Trump's bid could blow the federal ambitions of Amazon Web Services, the market-leading cloud computing vendor, AWS is the only company with the highest IT certification Ministry of Defense (Impact Level 6), which allows him to process top-secret data, much of this benefit stems from a $ 600 million CIA contract signed in 2013.
The JEDI agreement aims to build a departmental cloud computing infrastructure that facilitates the sharing of sensitive information between the army and the navy: Marines and Air Force. The Department of Defense also sees this as an important building block for the integration of artificial intelligence algorithms into warfare.
"We have never created an enterprise cloud," Deasy told the Post in September. "It simply did not make sense to start with a number of companies while building a business ability." Additional companies would "double or triple their complexity," Deasy said.
Not the first time that Trump deals with procurement issues. The Pentagon and Lockheed Martin accused the president of having helped them reach a deal that raised $ 728 million from the cost of the F-35 Joint Strike Fighter program.
There are also precedents for Trump's attempt to dump Libra specifically against Amazon. In May of last year, Trump championed Postmaster General Megan Brennan to double the rate that the postal service charges Amazon and other companies for shipping parcels. The increase, which had to be reviewed by a regulatory commission, was never implemented.
Since the announcement of the JEDI contract in March last year, the allegation that the process was being compromised on Amazon has been continually raised by Oracle, IBM and Microsoft.
Oracle alleged in a lawsuit that the Ministry of Defense's bidding process was plagued by conflicting interests that would have helped Amazon. Oracle's attempt to block the award was rejected this month. But the judge in charge of the case asked in a long, unsealed document on Friday new questions on the Pentagon's legal argument for awarding a major contract.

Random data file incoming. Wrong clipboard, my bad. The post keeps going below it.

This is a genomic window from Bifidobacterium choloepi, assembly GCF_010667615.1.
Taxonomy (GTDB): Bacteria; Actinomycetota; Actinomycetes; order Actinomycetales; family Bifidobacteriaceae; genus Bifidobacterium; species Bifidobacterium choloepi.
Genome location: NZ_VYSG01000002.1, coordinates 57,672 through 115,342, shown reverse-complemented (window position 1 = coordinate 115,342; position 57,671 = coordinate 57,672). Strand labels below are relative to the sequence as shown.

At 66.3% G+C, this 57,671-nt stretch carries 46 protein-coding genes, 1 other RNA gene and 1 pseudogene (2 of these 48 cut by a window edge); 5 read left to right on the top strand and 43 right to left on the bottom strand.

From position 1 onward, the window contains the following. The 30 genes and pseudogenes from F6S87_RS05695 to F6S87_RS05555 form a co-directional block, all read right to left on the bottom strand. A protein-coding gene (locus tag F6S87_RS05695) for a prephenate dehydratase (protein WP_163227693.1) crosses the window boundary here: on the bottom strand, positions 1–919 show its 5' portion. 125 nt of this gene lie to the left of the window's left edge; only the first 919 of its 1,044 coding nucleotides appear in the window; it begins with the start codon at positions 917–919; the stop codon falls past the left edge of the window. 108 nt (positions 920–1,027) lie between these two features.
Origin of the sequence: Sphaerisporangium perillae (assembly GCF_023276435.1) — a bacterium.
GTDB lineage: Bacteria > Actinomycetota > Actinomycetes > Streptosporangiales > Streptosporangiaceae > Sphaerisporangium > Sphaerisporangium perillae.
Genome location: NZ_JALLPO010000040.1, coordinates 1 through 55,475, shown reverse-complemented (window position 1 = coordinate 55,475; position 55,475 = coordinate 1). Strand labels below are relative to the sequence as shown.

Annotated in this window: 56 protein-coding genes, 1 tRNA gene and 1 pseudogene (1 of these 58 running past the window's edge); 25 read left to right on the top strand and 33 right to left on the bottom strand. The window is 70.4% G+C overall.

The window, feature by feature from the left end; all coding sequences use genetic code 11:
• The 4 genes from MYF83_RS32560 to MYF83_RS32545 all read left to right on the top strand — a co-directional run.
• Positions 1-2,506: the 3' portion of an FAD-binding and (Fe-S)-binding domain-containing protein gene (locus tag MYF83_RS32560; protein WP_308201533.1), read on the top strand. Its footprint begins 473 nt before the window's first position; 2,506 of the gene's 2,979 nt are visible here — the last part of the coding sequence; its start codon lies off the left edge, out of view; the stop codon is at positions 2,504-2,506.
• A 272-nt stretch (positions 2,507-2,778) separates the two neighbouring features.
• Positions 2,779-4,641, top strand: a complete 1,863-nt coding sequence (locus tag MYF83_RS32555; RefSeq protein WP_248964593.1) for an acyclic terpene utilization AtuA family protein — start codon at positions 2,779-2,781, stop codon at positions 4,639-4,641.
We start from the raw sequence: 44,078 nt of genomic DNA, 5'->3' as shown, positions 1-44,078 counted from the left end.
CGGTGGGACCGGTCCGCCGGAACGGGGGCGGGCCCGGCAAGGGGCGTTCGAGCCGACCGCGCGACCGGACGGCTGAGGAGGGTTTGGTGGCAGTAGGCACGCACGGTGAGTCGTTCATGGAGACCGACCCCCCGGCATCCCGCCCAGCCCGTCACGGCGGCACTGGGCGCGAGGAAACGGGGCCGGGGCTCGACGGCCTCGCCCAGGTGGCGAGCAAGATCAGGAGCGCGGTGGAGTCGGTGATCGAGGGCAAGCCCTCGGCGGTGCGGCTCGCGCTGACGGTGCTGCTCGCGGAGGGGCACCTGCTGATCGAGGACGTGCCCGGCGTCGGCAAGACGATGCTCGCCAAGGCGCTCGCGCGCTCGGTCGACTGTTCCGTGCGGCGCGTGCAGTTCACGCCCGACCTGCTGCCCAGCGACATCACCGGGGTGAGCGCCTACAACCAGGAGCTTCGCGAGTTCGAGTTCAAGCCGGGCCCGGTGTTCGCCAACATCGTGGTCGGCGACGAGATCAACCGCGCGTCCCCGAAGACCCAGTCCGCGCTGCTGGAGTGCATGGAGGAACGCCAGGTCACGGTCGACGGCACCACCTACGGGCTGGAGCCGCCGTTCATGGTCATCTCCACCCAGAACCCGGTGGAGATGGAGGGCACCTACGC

Defense spokeswoman Elissa Smith said in a statement on Sunday that the judge also told the Pentagon that it was "reasonably justified" to award a single contract. Despite the "tensions" in the judge's ruling, the department felt that the court's decision to select a company for procurement had been upheld.
Her statement also contained harsh words to Oracle in a sign of how bitter the dispute over JEDI has become. Smith said Oracle has used "ill-informed and often manipulative speculation" to prevent the contract from going to Amazon.
IBM also protested to the Government Accountability Office. But his case was rejected.
Government officials said it would be inappropriate for a president to influence procurement when directing a contract to or from a particular company.
"Before awarding – if that's changed The Defense Department must change its acquisition strategy, it will have a lot of flexibility for it. And a new Secretary of Defense who is changing strategy is not inappropriate, "said Alan Chvotkin, vice president and general counsel at the Professional Services Council, a government-owned trading group. "The only thing that would bother me about the president's involvement is if he's involved in source selection."
Tom Davis, former representative of Virginia, now partner in contract law at Holland & Knight, said the president The intervention is likely to be the subject of litigation.
"He has the right to terminate the contract," Davis said. "But he can not say, do not pass it on to Amazon, give it to someone else." That would lead to legal issues. "
Missy Ryan and Jay Greene contributed to this report.